SONIC REDUCER Last night I dreamed that Morrissey played San Francisco. And waking, stumbling out of the top bunk, and triggering an avalanche of promo CDs, I was happy in the haze of that Estaban-drunken hour, but heaven knows I'm wondering, what difference does it make when that charming man has teased us so often before? Now I know how Joan of Arc felt, charging into Mr. Steven Patrick Morrissey's onetime Los Angeles hood to flyer his street with mash notes. And on the cusp of Mr. Smith's first San Francisco<\d>proper shows since his two-night stand at concrete box Maritime Hall in 1999, I can't help but wonder, my PETA poster child, why you have ignored your acolytes so, playing seemingly everywhere but here since canceling your 2004 Now and Zen Fest turn due to sinusitis and laryngitis. Do we make you sick? Is it my forlorn fashion sense? Our inability to untangle your artful Gordian knots of pop-song allusion? Is it my Kahlua breath?
Pop professionalism is such touchy subject these days poke it with a stick and turn it over to find the now-chastened Britney Spears. Give it another nudge and find, on the other shining side, perhaps Prince and Morrissey, who's fired away at his share of prefab stars who have no business fingering the hem of his tear-away dress shirt. Regardless of his latent music- and cultural-crit tendencies, Mr. So-Called Bigmouth is one of the greatest performers alive. I finally saw him in 2002 at Berkeley's Greek Theatre, opening for Los Jaguares and utterly besotting the seething mass with "The World Is Full of Crashing Bores," "There Is a Light That Never Goes Out," and plenty of scrumptious previews of his You Are the Quarry tunes, and his magnificent feints and swoons, his fetal and Christlike poses during "Meat Is Murder," his heartfelt "Mexico," and the moment he tossed his shirt to the snatching crowd made me badger anyone who'd listen to give Morrissey a regular Vegas gig, years before Prince held down a brief lounge act there. So all those who have been missing the King (or are so green they don't even remember one) or never believed he left the building, take (Irish blood, English) heart Morrissey carries forth his flaming rock 'n' roll torch, embodying all the sexiness, expressionism, originality, professionalism, and subversion of long-gone rock regents like Elvis Presley. If you are a follower, this will only fan the fire. If you're not a fan, you will be. Maybe Brit would have been forgiven if she had mumbled, "Gimme Moz," instead.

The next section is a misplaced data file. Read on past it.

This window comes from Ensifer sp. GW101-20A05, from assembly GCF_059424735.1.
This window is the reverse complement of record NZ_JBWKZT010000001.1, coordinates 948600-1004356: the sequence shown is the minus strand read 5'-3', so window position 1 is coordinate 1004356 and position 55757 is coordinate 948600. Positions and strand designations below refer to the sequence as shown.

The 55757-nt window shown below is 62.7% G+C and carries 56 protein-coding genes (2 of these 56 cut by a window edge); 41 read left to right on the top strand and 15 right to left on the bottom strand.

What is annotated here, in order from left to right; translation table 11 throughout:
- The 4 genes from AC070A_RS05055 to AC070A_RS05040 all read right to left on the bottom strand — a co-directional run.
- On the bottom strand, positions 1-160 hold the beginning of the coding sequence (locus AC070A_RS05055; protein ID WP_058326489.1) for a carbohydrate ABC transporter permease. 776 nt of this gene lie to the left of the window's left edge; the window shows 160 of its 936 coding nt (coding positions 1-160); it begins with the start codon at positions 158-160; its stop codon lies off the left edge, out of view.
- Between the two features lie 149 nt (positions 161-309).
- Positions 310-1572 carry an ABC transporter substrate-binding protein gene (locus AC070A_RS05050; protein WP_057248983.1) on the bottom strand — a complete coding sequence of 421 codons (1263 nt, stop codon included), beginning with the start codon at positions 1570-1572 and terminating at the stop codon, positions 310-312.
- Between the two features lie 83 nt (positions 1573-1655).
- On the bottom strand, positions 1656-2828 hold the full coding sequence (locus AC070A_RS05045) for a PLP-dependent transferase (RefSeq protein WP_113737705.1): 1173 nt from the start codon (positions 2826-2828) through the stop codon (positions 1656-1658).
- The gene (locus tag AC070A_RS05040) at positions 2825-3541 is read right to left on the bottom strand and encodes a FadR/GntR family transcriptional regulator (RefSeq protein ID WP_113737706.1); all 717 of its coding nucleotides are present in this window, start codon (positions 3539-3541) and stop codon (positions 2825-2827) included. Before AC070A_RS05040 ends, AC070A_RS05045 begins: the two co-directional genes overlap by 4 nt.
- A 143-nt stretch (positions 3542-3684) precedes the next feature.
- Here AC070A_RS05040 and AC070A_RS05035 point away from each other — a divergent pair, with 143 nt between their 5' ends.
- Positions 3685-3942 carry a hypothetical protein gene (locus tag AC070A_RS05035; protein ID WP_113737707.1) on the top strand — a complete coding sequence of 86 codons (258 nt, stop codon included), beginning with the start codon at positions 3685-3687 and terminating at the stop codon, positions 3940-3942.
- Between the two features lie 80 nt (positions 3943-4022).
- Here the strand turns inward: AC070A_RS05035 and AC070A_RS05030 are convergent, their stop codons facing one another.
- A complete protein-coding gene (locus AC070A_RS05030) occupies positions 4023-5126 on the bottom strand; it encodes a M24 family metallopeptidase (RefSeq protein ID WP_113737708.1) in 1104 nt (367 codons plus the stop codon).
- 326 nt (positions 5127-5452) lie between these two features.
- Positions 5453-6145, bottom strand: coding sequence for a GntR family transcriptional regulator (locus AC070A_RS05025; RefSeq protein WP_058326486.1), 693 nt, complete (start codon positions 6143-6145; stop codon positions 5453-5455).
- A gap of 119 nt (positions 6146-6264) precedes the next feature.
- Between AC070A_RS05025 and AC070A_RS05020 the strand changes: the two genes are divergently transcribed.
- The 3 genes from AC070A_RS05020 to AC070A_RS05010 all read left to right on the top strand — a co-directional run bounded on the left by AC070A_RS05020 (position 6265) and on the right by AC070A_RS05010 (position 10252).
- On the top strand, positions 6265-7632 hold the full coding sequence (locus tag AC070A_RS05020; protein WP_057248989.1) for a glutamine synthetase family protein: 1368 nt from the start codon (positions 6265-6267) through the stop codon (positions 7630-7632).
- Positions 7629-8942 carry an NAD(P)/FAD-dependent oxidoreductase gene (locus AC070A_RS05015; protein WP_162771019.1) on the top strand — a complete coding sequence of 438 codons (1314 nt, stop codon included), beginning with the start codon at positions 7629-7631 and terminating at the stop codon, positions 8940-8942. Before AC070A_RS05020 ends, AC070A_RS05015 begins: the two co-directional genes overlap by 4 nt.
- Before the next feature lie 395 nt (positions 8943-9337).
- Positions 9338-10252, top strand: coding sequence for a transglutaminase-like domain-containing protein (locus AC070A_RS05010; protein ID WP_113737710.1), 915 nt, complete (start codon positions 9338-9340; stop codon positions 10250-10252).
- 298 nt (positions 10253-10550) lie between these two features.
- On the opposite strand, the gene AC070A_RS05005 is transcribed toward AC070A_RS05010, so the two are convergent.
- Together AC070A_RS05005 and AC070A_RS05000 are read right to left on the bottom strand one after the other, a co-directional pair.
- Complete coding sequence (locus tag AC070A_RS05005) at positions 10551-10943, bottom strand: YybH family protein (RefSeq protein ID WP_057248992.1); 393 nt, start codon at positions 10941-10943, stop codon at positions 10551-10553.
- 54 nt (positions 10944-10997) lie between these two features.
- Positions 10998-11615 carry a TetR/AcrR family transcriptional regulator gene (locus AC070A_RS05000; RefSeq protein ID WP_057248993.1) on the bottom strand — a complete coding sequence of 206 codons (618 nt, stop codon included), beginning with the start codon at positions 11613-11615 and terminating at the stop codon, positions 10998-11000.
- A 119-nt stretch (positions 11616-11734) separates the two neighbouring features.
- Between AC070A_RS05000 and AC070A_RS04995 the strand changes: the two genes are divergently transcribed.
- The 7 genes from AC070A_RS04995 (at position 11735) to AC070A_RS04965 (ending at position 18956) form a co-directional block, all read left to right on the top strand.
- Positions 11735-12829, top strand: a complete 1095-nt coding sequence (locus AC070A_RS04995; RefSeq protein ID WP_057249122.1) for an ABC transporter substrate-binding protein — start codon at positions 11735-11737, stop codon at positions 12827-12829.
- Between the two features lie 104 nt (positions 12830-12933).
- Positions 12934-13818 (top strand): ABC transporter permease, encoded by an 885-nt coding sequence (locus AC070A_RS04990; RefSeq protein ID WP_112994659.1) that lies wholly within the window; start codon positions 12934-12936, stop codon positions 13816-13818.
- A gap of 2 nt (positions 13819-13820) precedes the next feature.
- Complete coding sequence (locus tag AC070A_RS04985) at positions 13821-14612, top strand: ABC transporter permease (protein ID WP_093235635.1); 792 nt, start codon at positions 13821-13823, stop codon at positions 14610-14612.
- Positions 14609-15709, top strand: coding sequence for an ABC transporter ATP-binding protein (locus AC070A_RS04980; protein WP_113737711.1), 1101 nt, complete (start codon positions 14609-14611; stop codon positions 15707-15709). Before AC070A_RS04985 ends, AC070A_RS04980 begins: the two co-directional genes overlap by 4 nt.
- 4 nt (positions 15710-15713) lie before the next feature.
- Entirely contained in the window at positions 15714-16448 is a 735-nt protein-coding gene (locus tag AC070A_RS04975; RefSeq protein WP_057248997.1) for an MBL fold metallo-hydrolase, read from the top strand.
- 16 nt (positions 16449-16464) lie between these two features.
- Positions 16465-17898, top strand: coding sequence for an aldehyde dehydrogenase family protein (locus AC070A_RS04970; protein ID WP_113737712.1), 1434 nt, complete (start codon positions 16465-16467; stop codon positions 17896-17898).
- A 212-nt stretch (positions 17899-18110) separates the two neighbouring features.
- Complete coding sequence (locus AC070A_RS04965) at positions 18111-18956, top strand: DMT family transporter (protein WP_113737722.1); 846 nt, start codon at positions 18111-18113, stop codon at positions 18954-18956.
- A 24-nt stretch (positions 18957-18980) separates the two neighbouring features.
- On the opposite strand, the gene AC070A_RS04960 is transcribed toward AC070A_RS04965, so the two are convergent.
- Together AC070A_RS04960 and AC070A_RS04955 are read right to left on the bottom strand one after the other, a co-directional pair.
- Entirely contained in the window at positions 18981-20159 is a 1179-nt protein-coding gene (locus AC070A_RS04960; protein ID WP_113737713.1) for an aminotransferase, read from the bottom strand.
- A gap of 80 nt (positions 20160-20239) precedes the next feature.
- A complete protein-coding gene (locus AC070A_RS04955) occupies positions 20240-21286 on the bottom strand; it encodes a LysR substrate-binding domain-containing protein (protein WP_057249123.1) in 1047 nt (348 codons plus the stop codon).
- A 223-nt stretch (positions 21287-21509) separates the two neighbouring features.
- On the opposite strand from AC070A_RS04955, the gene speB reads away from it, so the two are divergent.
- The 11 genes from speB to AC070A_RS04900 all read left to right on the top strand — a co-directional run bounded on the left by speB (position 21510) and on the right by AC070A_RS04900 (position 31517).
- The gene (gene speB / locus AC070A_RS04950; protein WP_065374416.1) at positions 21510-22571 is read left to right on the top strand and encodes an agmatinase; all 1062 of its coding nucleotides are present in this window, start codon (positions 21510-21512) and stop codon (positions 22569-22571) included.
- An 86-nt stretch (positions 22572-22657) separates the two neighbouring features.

SOUNDING OFF James Murphy of LCD Soundsystem knows of what I speak, rasping amiably from New York City before embarking on a tour with the Arcade Fire. Hot on the heels on the infectious electro rock 'n' disco of Sound of Silver (DFA/Capitol), Murphy talked up the forthcoming vinyl and CD release of his "Nike thing," 45:33 (DFA) ("It was just a download thing, which infuriates me because MP3s sound like shit!") and a comp EP of remixes evocatively titled A Bunch of Stuff (EMI). Why the release frenzy add in a Fabriclive mix CD by Murphy and LCD drummer Pat Mahoney when the DFA Records cofounder could be enjoying his downtime watching The Fashionista Diaries and Ultimate Fighting with the missus?
"I don't like things coming out on difficult formats," Murphy, 37, grumbles. "I don't like it if something's not on vinyl or CD, so I kinda regularly remember my roots as a big Smiths fan, scrabbling around. I know they put out [Louder Than] Bombs and Hatful of Hollow, where they compile all the little things so that you can find them on the right format. I try to diligently do that."
At least he can look forward to some carefree, cutthroat fun with the Arcade Fire.